This is a mostly good Osprey title from an author (Waldemar Heckel) who is one of the leading specialists on Alexander and the Successors. The introduction, which manages to summarizes some three centuries of Greek history and warfare in a bit less than four pages while mentioning the main points is quite remarkable and impressive.
The sections mentioning the living conditions of Alexander's infantrymen and the huge hardships that they bore when following him across the Persian Empire and back again are well described and not often mentioned in other books. They seem to have largely drawn from a book written by a French historian (Paul Faure) published some thirty years ago and focusing on the daily life of Alexander's army. Contrary to some other Osprey titles on the Macedonians (those of Nick Sekunda, in particular), this title is more balanced, more complete and also includes a piece on the phalanx in battle, rather than focusing almost exclusively on organization, structure and numbers.
There are, however, a number of issues with this title. While these are more "glitches" than major problems, there are sufficient in number to have a negative impact and reduce the quality of this title.
A first set of problems is suggested by the subtitle of this book which is about "Alexander's elite infantryman". This infantryman did not "come out of the blue" and was not raised and trained by Alexander, but by his father Philip, but the author has comparatively little to see about Philippe and even less about the Macedonian infantry's considerable and mostly stellar performances during his reign. It is rather revealing, for instance, that the chronology goes straight from 358 BC to 338, therefore skipping most of Philip's reign and, more importantly, the numerous and victorious wars against all of his neighbours through which he forged the highly experienced infantry force that his son was to take with him to Asia. It is in this sense that Heckel's subtitle qualifying hypaspistes and pezhetairoi of "elite" is justified, but he does not make this point explicitly. Instead, he clearly indicates that the former were Guard infantry that received the toughest jobs and were therefore elite, while the latter were line infantry drawn partly from herdsmen of Upper Macedonia and partly from peasants of Lower Macedonia.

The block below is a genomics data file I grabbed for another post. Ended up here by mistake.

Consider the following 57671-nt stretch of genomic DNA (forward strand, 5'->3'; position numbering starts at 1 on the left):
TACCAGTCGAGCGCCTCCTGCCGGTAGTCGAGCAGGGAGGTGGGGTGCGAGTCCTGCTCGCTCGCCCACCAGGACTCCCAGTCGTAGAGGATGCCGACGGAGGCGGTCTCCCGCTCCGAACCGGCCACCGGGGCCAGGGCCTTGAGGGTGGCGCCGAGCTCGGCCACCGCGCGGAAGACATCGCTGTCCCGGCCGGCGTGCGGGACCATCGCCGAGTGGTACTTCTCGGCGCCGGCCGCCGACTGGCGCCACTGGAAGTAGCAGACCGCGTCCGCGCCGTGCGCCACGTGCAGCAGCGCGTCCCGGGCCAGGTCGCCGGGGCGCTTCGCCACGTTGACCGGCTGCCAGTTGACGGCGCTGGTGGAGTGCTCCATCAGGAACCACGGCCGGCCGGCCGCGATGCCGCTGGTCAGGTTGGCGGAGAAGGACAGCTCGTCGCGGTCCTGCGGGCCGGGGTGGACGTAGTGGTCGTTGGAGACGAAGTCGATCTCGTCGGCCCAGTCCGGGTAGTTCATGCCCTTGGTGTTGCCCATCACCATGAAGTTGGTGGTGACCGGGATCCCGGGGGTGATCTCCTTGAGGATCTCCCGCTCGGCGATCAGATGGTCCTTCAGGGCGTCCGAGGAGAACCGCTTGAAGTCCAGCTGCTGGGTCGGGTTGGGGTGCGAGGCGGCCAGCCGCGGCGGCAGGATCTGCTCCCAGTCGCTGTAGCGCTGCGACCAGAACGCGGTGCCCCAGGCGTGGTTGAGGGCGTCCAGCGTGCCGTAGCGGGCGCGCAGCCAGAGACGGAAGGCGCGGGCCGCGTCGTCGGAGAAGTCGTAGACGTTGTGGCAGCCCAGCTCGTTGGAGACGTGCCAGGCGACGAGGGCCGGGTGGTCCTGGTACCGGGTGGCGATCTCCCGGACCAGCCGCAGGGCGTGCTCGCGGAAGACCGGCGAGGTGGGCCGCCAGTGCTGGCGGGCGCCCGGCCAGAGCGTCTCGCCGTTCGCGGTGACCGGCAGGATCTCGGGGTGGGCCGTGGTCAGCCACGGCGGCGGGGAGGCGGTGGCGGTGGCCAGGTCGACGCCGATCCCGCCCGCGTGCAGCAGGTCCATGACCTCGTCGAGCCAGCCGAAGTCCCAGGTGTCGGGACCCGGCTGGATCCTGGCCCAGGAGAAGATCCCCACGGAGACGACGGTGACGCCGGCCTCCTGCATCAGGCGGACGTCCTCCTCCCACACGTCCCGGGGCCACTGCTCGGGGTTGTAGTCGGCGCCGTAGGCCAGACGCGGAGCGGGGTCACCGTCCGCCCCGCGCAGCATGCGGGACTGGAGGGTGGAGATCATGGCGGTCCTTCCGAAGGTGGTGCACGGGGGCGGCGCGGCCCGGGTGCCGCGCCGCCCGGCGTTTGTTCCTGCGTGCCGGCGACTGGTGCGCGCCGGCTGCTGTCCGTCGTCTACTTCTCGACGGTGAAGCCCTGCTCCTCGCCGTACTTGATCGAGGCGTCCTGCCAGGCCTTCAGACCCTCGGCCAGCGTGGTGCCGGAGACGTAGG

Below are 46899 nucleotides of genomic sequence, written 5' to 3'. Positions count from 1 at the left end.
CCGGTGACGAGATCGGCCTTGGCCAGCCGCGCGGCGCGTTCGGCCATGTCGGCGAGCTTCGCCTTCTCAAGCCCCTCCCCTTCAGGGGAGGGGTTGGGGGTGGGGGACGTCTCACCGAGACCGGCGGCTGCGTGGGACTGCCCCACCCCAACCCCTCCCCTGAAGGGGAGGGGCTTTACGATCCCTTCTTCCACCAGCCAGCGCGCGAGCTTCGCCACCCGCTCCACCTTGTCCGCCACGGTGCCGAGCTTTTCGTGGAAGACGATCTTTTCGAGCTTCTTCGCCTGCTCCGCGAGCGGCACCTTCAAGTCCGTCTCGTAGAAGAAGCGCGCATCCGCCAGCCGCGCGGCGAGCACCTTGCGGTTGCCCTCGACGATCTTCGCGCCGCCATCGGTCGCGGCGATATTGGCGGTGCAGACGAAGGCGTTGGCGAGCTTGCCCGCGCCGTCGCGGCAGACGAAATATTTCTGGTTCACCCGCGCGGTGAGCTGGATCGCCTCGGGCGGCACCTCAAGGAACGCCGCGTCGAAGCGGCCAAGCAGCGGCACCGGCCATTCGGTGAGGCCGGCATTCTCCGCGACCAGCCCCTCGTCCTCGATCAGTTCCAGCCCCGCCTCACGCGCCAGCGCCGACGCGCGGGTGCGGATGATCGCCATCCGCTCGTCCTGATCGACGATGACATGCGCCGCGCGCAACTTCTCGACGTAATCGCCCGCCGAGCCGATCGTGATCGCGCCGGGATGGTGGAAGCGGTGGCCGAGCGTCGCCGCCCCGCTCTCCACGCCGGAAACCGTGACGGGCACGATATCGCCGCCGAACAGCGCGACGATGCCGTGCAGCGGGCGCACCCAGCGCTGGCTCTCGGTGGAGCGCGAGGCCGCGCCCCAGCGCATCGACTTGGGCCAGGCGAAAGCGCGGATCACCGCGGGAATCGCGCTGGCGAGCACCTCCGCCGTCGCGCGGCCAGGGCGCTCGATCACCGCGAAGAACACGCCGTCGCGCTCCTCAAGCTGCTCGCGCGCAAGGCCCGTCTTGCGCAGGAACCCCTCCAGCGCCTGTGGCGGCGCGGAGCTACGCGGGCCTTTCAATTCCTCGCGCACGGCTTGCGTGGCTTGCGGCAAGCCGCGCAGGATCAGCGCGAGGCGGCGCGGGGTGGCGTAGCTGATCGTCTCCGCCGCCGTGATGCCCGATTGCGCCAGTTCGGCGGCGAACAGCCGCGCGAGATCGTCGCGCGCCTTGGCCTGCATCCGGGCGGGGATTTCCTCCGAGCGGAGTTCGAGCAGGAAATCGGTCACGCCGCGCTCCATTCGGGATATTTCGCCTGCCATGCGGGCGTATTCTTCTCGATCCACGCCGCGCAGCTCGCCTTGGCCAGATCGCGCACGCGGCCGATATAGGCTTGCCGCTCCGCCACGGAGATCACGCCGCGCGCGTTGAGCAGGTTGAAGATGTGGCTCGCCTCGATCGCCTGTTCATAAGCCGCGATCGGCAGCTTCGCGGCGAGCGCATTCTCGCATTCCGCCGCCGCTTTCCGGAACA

A second type of issue is that author does not explicitly acknowledge and treat as such the assumptions he makes. One such assumption is the claim that the pezhetairoi regiments that Alexander took with him to Asia were the contingents raised from Upper Macedonia. While plausible, and even probable, this argument seems to rest solely on the origins of their aristocratic commanding officers. A similar issue arises with regards to the infantry's equipment, with most elements (types of breastplates, if any, length of the sarrissa, unit organization etc...) having been hotly debated for decades (and often still hotly debated).
Another set of "glitches", perhaps more serious, can be found in the section describing the phalanx in battle. It could have been interesting to include and discuss Alexander's first battles as King of Macedonia in Europe and the performance of the phalanx against enemies other than the Persians (Granicus, Issos and Gaugamela) and the Indians (battle of the Hydaspes). The latter battle is not really described. The author does not clearly show what role the infantry played, although some units (including the hypaspistes under Seleucos, if I remember correctly) did confront Poros' elephants. One can even wonder to what extent it was worth including this battle at all in this volume since the author states that it was "primarily a cavalry contest".
In all fairness, the author does mention quite extensively one the main reasons for these "glitches": the nature and limitations of the sources, with only fragments of first-hand contemporary or near-contemporary sources remaining and most of the remaining sources being written centuries later, in particular the Roman ones. The other reason which prevents this title from being as good as it could have been is the usual one: insufficient space which prevents the author from being comprehensive.
I also had mixed feelings with regards to the plates. The choice of topics and the balance between plates focused on equipment, plates showing battle scenes and plates focused on military life scenes are rather good. However, having a plate showing one of the most prominent events of Alexander's campaign against Thracians in 336/335 BC only makes the absence of any text on his European campaigns more keenly felt. Finally, I have never appreciated Christa Hook's persistence in blurring the faces of the characters presented, although this is, of course, entirely a matter of personal preference.